Once we got to the train station it was an all out run to the furthest possible loading dock in the station. Now, I have endurance to run distances, but I am not a good sprinter. And for my short legs to keep up with my long-legged family was near to impossible. Chris got to the train and kept running and running past the train carriages (apparently he was tall enough to see the full seats inside), but I just kept yelling in my head, “Stop running past all the train carriages and get on the train! Seriously. Get. On. The. Train!” I was dying.
We gratefully slouched into our train seats with two minutes to spare.
It took me probably twenty minutes just to cool down enough to stop fanning myself. Sweat was dripping, and I am sure it was not a pretty sight.
All throughout Europe I had kept a folded pamphlet in my backpack specifically for the purpose of fanning myself through hot flashes. If you are traveling with hot flashes, I highly recommend keeping a fan with you at all times on your day trips!
People had to move their bags from their seats to give us room to sit close together and weren’t exactly happy for the inconvenience. Oh well. The train was full.
But we made it and we had a delightful day ahead of us. Orvieto had been recommended to us by a few individuals, so we were excited to explore.
Orvieto sat atop a very steep cliff—a rupe—visible for miles before you even arrived. The easiest way up the side of the cliff was to catch the funicular after you left the train station.
Did you know that you can often buy funicular tickets for your day trips at a magazine stand if one is close by? Chris did.
Chris stopped just as we got off the train and bought tickets. We walked on to the funicular while every one else stood in line at the funicular office to get tickets.
We stopped first at a bakery for bread as we walked toward the Duomo and you’d think my girls hadn’t had carbs in weeks.
Check out the striped Duomo.
Chris disappeared to buy tickets for an Underground Cave Tour. Most of the homes in Orvieto have caves dug out underneath (following strict specifications). Today they are used for storage and wine cellars, but years ago they were used for olive oil production with olive presses, cold storage, and pigeon nests.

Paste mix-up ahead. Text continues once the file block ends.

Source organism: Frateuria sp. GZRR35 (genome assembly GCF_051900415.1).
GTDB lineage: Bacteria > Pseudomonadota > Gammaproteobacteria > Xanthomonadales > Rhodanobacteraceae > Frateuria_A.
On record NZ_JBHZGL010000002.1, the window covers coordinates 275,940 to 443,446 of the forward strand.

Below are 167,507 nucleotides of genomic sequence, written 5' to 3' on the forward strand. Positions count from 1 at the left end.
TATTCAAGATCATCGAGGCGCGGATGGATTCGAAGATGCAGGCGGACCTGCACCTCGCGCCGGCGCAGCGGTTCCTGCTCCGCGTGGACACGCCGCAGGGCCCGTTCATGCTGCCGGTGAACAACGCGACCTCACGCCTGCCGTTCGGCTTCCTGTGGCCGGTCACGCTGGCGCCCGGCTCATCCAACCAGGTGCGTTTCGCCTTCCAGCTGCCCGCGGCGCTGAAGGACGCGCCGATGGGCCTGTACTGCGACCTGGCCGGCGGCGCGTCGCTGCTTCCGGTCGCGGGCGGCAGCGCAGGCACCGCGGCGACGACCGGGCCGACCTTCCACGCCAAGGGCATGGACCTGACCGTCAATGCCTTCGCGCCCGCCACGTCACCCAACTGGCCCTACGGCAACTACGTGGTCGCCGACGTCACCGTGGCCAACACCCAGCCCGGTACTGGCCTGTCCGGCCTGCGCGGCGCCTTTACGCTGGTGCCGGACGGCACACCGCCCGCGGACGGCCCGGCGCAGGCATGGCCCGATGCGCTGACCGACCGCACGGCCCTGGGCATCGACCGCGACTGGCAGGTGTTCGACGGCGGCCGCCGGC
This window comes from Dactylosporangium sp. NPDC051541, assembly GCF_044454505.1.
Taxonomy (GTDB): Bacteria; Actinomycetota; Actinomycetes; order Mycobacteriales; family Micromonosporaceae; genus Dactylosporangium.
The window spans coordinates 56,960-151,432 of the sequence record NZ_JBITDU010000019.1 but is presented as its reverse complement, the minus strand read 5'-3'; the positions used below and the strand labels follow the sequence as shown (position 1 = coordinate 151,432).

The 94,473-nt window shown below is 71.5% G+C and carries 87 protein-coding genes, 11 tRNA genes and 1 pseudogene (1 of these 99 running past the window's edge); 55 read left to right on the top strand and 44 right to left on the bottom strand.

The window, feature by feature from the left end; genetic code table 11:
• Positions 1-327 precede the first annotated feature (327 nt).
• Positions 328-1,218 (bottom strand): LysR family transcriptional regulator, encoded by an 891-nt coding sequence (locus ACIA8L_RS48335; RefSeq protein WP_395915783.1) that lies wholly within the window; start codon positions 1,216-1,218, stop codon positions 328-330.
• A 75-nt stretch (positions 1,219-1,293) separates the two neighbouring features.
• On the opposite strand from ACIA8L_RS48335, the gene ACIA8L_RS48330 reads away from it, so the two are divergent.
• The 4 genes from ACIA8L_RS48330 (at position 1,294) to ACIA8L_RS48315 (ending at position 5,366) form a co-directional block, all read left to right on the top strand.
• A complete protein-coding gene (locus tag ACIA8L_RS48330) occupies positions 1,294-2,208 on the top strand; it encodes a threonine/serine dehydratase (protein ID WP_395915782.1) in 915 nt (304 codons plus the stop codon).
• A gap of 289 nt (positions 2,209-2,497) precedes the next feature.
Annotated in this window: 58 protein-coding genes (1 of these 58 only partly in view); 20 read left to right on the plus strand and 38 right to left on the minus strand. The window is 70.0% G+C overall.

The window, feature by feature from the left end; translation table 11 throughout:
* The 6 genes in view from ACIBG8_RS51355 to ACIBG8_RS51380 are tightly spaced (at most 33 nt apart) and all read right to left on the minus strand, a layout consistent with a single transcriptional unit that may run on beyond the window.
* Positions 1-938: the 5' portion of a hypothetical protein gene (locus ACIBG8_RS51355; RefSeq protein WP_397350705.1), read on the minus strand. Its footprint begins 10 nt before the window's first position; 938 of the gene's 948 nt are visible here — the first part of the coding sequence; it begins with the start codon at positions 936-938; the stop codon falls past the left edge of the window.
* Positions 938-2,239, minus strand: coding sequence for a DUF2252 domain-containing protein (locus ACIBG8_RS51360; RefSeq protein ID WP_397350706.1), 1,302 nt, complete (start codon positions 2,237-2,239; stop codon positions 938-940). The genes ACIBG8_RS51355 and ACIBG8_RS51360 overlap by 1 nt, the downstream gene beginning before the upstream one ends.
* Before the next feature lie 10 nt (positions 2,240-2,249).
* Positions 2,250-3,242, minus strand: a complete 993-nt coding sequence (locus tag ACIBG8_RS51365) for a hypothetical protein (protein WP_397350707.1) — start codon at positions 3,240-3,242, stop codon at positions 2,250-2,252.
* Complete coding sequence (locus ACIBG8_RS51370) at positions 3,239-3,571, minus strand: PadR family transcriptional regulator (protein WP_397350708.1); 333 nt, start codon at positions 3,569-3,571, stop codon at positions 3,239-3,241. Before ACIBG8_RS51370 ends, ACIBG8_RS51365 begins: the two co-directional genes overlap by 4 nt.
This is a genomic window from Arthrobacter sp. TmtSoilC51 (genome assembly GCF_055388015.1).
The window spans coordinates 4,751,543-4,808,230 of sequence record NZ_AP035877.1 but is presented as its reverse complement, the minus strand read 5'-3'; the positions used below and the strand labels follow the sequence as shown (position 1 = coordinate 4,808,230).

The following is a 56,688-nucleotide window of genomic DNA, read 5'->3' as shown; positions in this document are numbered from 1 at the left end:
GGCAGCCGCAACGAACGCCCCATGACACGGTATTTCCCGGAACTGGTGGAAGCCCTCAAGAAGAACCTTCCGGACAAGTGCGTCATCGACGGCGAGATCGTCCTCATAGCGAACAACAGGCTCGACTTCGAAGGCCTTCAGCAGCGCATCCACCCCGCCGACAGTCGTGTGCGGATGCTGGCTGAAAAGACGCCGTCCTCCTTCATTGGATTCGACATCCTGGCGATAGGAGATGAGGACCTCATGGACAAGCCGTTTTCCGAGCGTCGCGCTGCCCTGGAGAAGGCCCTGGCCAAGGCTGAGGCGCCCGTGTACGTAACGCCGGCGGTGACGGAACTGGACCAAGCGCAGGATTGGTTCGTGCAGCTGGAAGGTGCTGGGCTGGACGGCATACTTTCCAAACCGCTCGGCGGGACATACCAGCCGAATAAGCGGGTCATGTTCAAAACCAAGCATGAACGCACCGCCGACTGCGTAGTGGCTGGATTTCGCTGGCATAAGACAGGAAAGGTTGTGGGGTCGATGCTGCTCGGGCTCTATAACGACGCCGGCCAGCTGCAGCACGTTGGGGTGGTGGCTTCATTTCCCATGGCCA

They ate the pigeons.
We enjoyed an informative tour with Rosita, our guide, who was animated and engaging. If your day trips ever take you to Orvieto, I highly recommend the Underground Cave Tour.
An olive press.
We lunched at Il Dialogo on their patio, and apparently, I was not the first to inquire about purchasing one of their water bottles. The manager said I could buy one if I wanted to pay 20 euro. When they first started using the bottles they ordered about 200. People, such as myself, had wanted to buy them, and they were now down to 20 bottles. I declined.
We walked along parts of the city wall. The views were amazing and just how you might imagine an Italian countryside would look.
Pictures just don’t do the panorama and variations of green any justice. Our afternoon was spent wandering the city, eating gelato, and enjoying Orvieto and fewer tourists before descending to the train station via the funicular and heading back to Rome. Orvieto was another one of favorite day trips.
Final Thoughts on The Best Day Trips in Italy for Photographers
If Italy is your destination of choice, you will find a myriad of small villages and town to visit along with major tourist sites. Brush up on your photography skills to be ready for the amazing vistas and views awaiting you.
Discover more day trips ideas in Charming European Towns outside of Italy. Or perhaps you have 5 Delightful Days to Spend in Switzerland. Either way, you’ll be sure to enjoy all of the day trips you plan and the pictures you take along the way.